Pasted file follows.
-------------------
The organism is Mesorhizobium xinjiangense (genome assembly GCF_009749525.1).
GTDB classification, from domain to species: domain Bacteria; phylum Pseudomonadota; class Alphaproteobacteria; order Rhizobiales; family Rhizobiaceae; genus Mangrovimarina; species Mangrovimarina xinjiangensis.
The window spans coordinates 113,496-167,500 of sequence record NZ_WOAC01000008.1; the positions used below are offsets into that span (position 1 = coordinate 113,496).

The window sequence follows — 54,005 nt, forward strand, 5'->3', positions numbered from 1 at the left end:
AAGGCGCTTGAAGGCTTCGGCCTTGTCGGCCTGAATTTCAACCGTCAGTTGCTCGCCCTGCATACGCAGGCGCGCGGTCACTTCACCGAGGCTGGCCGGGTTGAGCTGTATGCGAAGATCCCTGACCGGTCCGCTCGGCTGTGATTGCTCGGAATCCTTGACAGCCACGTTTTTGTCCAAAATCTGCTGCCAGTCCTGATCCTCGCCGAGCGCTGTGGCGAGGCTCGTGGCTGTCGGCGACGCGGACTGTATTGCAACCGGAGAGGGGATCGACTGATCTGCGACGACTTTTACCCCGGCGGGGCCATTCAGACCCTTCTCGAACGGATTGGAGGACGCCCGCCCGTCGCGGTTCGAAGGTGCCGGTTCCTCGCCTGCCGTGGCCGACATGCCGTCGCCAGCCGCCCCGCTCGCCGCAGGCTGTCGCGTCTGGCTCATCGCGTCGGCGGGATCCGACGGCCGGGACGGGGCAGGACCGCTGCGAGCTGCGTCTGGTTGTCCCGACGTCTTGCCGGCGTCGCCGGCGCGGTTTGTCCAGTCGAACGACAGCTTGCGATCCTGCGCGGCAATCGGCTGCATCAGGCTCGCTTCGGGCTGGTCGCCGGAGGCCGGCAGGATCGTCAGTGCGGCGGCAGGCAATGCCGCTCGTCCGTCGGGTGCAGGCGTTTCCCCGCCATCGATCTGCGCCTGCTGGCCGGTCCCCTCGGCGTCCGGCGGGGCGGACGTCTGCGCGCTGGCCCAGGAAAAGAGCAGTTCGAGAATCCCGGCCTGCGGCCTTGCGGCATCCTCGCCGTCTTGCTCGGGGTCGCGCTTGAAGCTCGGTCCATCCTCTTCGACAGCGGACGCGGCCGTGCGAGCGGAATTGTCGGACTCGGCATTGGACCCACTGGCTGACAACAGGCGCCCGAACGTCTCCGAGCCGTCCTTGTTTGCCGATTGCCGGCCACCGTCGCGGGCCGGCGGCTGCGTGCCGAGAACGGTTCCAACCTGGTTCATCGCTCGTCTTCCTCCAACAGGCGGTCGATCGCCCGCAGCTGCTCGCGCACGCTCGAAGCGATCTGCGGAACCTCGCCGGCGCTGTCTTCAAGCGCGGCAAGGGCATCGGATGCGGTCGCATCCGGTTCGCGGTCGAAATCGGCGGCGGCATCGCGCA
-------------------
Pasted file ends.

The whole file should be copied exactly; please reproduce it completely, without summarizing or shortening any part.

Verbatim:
The organism is Mesorhizobium xinjiangense (genome assembly GCF_009749525.1).
GTDB classification, from domain to species: domain Bacteria; phylum Pseudomonadota; class Alphaproteobacteria; order Rhizobiales; family Rhizobiaceae; genus Mangrovimarina; species Mangrovimarina xinjiangensis.
The window spans coordinates 113,496-167,500 of sequence record NZ_WOAC01000008.1; the positions used below are offsets into that span (position 1 = coordinate 113,496).

The window sequence follows — 54,005 nt, forward strand, 5'->3', positions numbered from 1 at the left end:
AAGGCGCTTGAAGGCTTCGGCCTTGTCGGCCTGAATTTCAACCGTCAGTTGCTCGCCCTGCATACGCAGGCGCGCGGTCACTTCACCGAGGCTGGCCGGGTTGAGCTGTATGCGAAGATCCCTGACCGGTCCGCTCGGCTGTGATTGCTCGGAATCCTTGACAGCCACGTTTTTGTCCAAAATCTGCTGCCAGTCCTGATCCTCGCCGAGCGCTGTGGCGAGGCTCGTGGCTGTCGGCGACGCGGACTGTATTGCAACCGGAGAGGGGATCGACTGATCTGCGACGACTTTTACCCCGGCGGGGCCATTCAGACCCTTCTCGAACGGATTGGAGGACGCCCGCCCGTCGCGGTTCGAAGGTGCCGGTTCCTCGCCTGCCGTGGCCGACATGCCGTCGCCAGCCGCCCCGCTCGCCGCAGGCTGTCGCGTCTGGCTCATCGCGTCGGCGGGATCCGACGGCCGGGACGGGGCAGGACCGCTGCGAGCTGCGTCTGGTTGTCCCGACGTCTTGCCGGCGTCGCCGGCGCGGTTTGTCCAGTCGAACGACAGCTTGCGATCCTGCGCGGCAATCGGCTGCATCAGGCTCGCTTCGGGCTGGTCGCCGGAGGCCGGCAGGATCGTCAGTGCGGCGGCAGGCAATGCCGCTCGTCCGTCGGGTGCAGGCGTTTCCCCGCCATCGATCTGCGCCTGCTGGCCGGTCCCCTCGGCGTCCGGCGGGGCGGACGTCTGCGCGCTGGCCCAGGAAAAGAGCAGTTCGAGAATCCCGGCCTGCGGCCTTGCGGCATCCTCGCCGTCTTGCTCGGGGTCGCGCTTGAAGCTCGGTCCATCCTCTTCGACAGCGGACGCGGCCGTGCGAGCGGAATTGTCGGACTCGGCATTGGACCCACTGGCTGACAACAGGCGCCCGAACGTCTCCGAGCCGTCCTTGTTTGCCGATTGCCGGCCACCGTCGCGGGCCGGCGGCTGCGTGCCGAGAACGGTTCCAACCTGGTTCATCGCTCGTCTTCCTCCAACAGGCGGTCGATCGCCCGCAGCTGCTCGCGCACGCTCGAAGCGATCTGCGGAACCTCGCCGGCGCTGTCTTCAAGCGCGGCAAGGGCATCGGATGCGGTCGCATCCGGTTCGCGGTCGAAATCGGCGGCGGCATCGCGCA